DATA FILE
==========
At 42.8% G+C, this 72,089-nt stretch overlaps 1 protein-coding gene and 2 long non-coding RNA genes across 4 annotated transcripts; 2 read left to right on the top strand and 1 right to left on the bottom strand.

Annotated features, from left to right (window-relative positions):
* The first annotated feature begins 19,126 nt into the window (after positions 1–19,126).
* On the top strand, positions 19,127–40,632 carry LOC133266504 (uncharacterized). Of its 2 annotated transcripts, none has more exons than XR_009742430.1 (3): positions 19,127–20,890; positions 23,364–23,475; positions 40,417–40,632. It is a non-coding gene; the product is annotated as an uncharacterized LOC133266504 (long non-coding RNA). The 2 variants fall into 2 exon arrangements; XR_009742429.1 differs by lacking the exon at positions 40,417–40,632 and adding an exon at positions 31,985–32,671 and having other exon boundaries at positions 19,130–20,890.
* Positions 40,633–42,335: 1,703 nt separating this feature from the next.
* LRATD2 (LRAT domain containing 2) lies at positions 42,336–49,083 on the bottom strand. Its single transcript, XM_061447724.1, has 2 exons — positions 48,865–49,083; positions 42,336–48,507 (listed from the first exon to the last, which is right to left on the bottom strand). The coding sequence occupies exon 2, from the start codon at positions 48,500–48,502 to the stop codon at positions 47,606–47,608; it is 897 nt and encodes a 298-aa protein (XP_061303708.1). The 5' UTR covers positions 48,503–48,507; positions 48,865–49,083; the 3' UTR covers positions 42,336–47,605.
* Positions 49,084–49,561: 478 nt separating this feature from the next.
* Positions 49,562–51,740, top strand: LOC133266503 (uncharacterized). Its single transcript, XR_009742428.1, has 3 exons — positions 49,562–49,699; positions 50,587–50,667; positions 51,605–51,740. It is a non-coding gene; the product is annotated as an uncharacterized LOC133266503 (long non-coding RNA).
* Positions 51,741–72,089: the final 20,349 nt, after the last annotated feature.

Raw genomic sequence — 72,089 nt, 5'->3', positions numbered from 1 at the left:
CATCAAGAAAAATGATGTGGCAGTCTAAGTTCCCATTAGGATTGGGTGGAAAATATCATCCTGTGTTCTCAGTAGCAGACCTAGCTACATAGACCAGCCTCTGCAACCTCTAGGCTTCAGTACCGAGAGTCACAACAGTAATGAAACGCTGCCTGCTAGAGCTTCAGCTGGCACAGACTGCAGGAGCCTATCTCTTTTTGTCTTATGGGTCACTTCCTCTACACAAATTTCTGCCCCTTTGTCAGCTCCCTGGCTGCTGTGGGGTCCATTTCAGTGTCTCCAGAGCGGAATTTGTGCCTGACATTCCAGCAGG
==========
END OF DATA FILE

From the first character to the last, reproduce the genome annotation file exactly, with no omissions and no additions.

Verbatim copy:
At 42.8% G+C, this 72,089-nt stretch overlaps 1 protein-coding gene and 2 long non-coding RNA genes across 4 annotated transcripts; 2 read left to right on the top strand and 1 right to left on the bottom strand.

Annotated features, from left to right (window-relative positions):
* The first annotated feature begins 19,126 nt into the window (after positions 1–19,126).
* On the top strand, positions 19,127–40,632 carry LOC133266504 (uncharacterized). Of its 2 annotated transcripts, none has more exons than XR_009742430.1 (3): positions 19,127–20,890; positions 23,364–23,475; positions 40,417–40,632. It is a non-coding gene; the product is annotated as an uncharacterized LOC133266504 (long non-coding RNA). The 2 variants fall into 2 exon arrangements; XR_009742429.1 differs by lacking the exon at positions 40,417–40,632 and adding an exon at positions 31,985–32,671 and having other exon boundaries at positions 19,130–20,890.
* Positions 40,633–42,335: 1,703 nt separating this feature from the next.
* LRATD2 (LRAT domain containing 2) lies at positions 42,336–49,083 on the bottom strand. Its single transcript, XM_061447724.1, has 2 exons — positions 48,865–49,083; positions 42,336–48,507 (listed from the first exon to the last, which is right to left on the bottom strand). The coding sequence occupies exon 2, from the start codon at positions 48,500–48,502 to the stop codon at positions 47,606–47,608; it is 897 nt and encodes a 298-aa protein (XP_061303708.1). The 5' UTR covers positions 48,503–48,507; positions 48,865–49,083; the 3' UTR covers positions 42,336–47,605.
* Positions 49,084–49,561: 478 nt separating this feature from the next.
* Positions 49,562–51,740, top strand: LOC133266503 (uncharacterized). Its single transcript, XR_009742428.1, has 3 exons — positions 49,562–49,699; positions 50,587–50,667; positions 51,605–51,740. It is a non-coding gene; the product is annotated as an uncharacterized LOC133266503 (long non-coding RNA).
* Positions 51,741–72,089: the final 20,349 nt, after the last annotated feature.

Raw genomic sequence — 72,089 nt, 5'->3', positions numbered from 1 at the left:
CATCAAGAAAAATGATGTGGCAGTCTAAGTTCCCATTAGGATTGGGTGGAAAATATCATCCTGTGTTCTCAGTAGCAGACCTAGCTACATAGACCAGCCTCTGCAACCTCTAGGCTTCAGTACCGAGAGTCACAACAGTAATGAAACGCTGCCTGCTAGAGCTTCAGCTGGCACAGACTGCAGGAGCCTATCTCTTTTTGTCTTATGGGTCACTTCCTCTACACAAATTTCTGCCCCTTTGTCAGCTCCCTGGCTGCTGTGGGGTCCATTTCAGTGTCTCCAGAGCGGAATTTGTGCCTGACATTCCAGCAGG